Yansnier Arias knew it was wrong. It violated the Constitution, not to mention the oath he took as a doctor in Cuba.
He had been sent to Venezuela by the Cuban government, one of thousands of doctors deployed to shore up ties between the two allies and alleviate Venezuela’s collapsing medical system.
But with President Nicolás Maduro’s re-election on the line, not everyone was allowed to be treated, Dr. Arias said.
A 65-year-old patient with heart failure entered his clinic — and urgently needed oxygen, he said. The tanks sat in another room at the ready, he recalled.
But he said his Cuban and Venezuelan superiors told him to use the oxygen as a political weapon instead: Not for medical emergencies that day, but to be doled out closer to the election, part of a national strategy to compel patients to vote for the government.
May 20, 2018, was nearing, he said, and the message was clear: Mr. Maduro needed to win, at any cost.
“There was oxygen, but they didn’t let me use it,” said Dr. Arias, who defected from the Cuban government’s medical program late last year and now lives in Chile. “We had to leave it for the election.”
To maintain their hold over Venezuela, Mr. Maduro and his supporters have often used the nation’s economic collapse to their advantage, dangling food before hungry voters, promising extra subsidies if he won, and demanding that people present identification cards tied to government rations when they came to the polls.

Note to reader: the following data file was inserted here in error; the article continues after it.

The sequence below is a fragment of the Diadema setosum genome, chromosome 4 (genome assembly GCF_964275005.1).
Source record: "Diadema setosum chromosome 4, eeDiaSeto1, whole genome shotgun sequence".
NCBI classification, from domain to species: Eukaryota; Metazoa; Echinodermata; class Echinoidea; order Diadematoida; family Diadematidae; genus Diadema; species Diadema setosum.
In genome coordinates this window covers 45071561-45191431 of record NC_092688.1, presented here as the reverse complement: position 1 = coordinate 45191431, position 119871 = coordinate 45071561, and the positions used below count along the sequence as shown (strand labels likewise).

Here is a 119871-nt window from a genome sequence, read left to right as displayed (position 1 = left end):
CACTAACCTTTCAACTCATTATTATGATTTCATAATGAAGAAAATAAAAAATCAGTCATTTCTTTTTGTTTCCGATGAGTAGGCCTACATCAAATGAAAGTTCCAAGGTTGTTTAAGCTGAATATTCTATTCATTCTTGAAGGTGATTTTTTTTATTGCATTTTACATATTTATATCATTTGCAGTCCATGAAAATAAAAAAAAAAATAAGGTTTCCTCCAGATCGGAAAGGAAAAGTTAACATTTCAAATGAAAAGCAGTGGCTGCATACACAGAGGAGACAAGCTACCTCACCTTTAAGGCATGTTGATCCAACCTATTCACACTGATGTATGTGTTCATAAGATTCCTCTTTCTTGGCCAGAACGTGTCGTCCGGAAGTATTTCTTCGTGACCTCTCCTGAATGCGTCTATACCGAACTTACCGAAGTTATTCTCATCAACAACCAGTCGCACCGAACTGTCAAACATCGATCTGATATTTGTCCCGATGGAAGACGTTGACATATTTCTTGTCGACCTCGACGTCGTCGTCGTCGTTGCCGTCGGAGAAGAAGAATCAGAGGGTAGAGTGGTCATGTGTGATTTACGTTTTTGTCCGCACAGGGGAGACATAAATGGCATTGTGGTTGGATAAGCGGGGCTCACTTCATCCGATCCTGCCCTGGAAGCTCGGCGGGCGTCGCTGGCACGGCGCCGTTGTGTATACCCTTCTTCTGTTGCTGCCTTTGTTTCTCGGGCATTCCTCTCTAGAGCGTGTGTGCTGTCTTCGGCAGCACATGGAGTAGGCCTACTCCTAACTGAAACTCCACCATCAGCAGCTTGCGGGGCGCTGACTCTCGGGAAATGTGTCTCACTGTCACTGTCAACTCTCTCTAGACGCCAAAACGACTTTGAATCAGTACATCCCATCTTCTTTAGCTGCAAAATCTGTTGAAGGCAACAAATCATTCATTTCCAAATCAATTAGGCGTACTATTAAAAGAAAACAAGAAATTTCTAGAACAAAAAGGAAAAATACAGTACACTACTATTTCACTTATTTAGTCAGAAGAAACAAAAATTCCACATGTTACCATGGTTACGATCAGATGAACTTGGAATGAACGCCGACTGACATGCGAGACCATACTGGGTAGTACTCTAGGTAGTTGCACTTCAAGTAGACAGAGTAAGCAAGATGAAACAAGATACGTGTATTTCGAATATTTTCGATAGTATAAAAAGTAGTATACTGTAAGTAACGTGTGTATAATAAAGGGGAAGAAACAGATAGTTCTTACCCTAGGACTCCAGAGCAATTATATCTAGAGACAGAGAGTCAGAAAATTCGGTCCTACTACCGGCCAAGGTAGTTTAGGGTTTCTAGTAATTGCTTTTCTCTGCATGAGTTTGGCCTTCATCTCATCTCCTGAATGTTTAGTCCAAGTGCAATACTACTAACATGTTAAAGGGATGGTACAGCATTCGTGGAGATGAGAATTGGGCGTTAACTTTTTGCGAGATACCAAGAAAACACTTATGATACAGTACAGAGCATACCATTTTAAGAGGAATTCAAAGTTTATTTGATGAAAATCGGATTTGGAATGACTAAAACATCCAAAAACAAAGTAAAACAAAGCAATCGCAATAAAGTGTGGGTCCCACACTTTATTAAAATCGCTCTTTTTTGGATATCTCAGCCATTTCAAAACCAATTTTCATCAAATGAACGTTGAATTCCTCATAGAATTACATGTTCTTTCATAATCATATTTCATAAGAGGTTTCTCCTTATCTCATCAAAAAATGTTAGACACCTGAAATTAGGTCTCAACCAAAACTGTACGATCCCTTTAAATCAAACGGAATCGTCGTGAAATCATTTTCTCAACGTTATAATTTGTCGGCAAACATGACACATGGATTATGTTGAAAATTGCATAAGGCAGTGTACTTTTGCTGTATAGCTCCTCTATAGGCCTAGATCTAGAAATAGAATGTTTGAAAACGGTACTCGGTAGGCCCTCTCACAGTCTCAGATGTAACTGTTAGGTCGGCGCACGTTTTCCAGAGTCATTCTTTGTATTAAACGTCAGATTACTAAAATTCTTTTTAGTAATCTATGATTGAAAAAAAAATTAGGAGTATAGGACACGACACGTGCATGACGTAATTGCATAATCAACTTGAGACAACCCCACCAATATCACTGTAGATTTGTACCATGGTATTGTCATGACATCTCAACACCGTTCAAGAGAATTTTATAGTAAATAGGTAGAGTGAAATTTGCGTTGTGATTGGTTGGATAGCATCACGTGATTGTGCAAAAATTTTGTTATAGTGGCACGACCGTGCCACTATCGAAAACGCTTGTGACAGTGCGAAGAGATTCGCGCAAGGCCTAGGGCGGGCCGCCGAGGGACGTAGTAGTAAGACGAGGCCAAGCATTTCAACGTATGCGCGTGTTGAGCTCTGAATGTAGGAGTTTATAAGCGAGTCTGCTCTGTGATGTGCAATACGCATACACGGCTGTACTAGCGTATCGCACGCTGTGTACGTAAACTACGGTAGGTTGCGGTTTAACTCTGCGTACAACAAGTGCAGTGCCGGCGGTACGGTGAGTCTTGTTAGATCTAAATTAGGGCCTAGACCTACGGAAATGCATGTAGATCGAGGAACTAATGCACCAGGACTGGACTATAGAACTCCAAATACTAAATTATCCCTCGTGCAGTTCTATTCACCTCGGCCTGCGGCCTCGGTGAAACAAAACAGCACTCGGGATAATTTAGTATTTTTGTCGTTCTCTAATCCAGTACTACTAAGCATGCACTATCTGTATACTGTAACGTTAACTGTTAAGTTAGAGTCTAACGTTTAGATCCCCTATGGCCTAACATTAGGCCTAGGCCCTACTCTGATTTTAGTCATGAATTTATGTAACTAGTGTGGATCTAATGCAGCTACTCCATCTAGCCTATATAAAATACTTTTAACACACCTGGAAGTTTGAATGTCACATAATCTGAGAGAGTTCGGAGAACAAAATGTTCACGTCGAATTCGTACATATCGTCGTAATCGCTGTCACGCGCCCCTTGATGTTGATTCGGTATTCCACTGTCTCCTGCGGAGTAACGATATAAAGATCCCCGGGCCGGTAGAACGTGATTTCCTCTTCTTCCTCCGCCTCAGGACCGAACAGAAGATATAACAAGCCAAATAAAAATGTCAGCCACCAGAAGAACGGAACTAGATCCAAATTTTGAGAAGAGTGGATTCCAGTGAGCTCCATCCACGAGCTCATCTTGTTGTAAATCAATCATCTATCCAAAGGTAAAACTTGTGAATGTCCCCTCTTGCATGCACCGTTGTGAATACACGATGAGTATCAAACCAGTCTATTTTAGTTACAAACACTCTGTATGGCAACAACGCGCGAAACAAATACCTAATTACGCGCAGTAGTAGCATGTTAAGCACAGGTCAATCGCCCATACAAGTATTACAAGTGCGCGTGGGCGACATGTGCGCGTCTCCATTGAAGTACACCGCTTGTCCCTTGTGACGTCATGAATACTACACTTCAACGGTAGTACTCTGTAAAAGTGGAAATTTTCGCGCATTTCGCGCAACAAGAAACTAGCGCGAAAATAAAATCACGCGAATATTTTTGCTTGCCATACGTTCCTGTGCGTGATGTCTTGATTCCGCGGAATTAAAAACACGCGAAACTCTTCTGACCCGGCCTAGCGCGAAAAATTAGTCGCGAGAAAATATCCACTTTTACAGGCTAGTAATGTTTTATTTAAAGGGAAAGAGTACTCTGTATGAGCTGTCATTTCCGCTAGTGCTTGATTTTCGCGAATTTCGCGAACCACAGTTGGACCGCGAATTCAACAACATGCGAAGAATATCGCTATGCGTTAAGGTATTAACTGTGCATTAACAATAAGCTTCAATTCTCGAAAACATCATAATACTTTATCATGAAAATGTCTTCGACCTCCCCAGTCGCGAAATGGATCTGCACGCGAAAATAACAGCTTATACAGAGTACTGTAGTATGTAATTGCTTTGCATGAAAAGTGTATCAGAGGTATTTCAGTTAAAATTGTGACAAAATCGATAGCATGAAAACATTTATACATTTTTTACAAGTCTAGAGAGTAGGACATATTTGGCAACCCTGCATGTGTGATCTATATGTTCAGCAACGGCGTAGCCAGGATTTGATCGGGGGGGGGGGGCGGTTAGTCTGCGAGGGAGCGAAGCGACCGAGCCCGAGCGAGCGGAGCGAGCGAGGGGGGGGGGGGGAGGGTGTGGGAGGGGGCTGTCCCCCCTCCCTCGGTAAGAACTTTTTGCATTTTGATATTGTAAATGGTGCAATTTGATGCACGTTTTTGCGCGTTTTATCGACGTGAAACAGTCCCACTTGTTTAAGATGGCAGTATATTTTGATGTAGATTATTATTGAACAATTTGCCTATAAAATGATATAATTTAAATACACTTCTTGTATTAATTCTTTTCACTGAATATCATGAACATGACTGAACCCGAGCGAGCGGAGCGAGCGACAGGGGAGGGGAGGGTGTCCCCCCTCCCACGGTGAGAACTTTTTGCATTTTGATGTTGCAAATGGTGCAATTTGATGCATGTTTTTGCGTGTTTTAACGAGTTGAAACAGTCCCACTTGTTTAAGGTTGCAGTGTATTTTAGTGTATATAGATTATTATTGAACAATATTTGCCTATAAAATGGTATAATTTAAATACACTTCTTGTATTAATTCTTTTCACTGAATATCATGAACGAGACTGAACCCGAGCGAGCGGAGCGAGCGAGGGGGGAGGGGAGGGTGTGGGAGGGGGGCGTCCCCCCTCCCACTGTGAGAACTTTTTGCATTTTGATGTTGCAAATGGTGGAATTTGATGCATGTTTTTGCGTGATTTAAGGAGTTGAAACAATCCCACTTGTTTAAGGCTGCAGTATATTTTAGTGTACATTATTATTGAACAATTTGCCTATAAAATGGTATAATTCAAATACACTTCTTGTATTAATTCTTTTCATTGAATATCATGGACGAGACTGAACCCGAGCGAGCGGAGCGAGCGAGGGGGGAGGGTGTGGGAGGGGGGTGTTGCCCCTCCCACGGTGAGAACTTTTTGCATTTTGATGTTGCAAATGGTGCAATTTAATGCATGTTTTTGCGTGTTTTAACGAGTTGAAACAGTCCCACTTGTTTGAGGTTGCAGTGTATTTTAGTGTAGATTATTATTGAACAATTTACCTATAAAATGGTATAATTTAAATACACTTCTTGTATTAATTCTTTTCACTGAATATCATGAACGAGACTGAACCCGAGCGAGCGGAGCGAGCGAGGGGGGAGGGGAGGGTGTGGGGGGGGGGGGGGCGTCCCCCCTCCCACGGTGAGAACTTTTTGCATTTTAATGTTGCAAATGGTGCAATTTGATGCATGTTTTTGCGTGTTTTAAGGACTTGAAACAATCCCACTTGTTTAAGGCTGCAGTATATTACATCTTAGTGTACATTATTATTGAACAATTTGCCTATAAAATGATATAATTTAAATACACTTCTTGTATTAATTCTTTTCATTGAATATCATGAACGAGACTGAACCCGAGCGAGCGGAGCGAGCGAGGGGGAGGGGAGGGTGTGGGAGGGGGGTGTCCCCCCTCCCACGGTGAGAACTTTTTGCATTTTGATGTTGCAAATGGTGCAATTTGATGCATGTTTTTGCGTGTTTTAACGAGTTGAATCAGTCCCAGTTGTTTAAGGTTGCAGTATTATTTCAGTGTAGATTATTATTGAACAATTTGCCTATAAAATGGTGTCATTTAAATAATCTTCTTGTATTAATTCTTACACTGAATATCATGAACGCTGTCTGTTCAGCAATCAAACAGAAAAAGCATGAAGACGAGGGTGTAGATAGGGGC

But participants in the schemes say Mr. Maduro and his supporters have deployed another tool as well: Cuba’s international medical corps.
n interviews, 16 members of Cuba’s medical missions to Venezuela — a signature element of relations between the two countries — described a system of deliberate political manipulation in which their services were wielded to secure votes for the governing Socialist Party, often through coercion.
Many tactics were used, they said, from simple reminders to vote for the government to denying treatment for opposition supporters with life-threatening ailments.
The Cuban doctors said they were ordered to go door-to-door in impoverished neighborhoods, offering medicine and warning residents that they would be cut off from medical services if they did not vote for Mr. Maduro or his candidates.
Many said their superiors directed them to issue the same threats during closed-door consultations with patients seeking treatment for chronic diseases.
One former Cuban supervisor said that she and other foreign medical workers were given counterfeit identification cards to vote in an election. Another doctor said she and others were told to give precise voting instructions to elderly patients, whose infirmities made them particularly easy to manipulate.
“These are the kinds of things you should never do in your life,” said the doctor. Like several others, she spoke on the condition of anonymity because she and her relatives could face retaliation by the Cuban or Venezuelan authorities.
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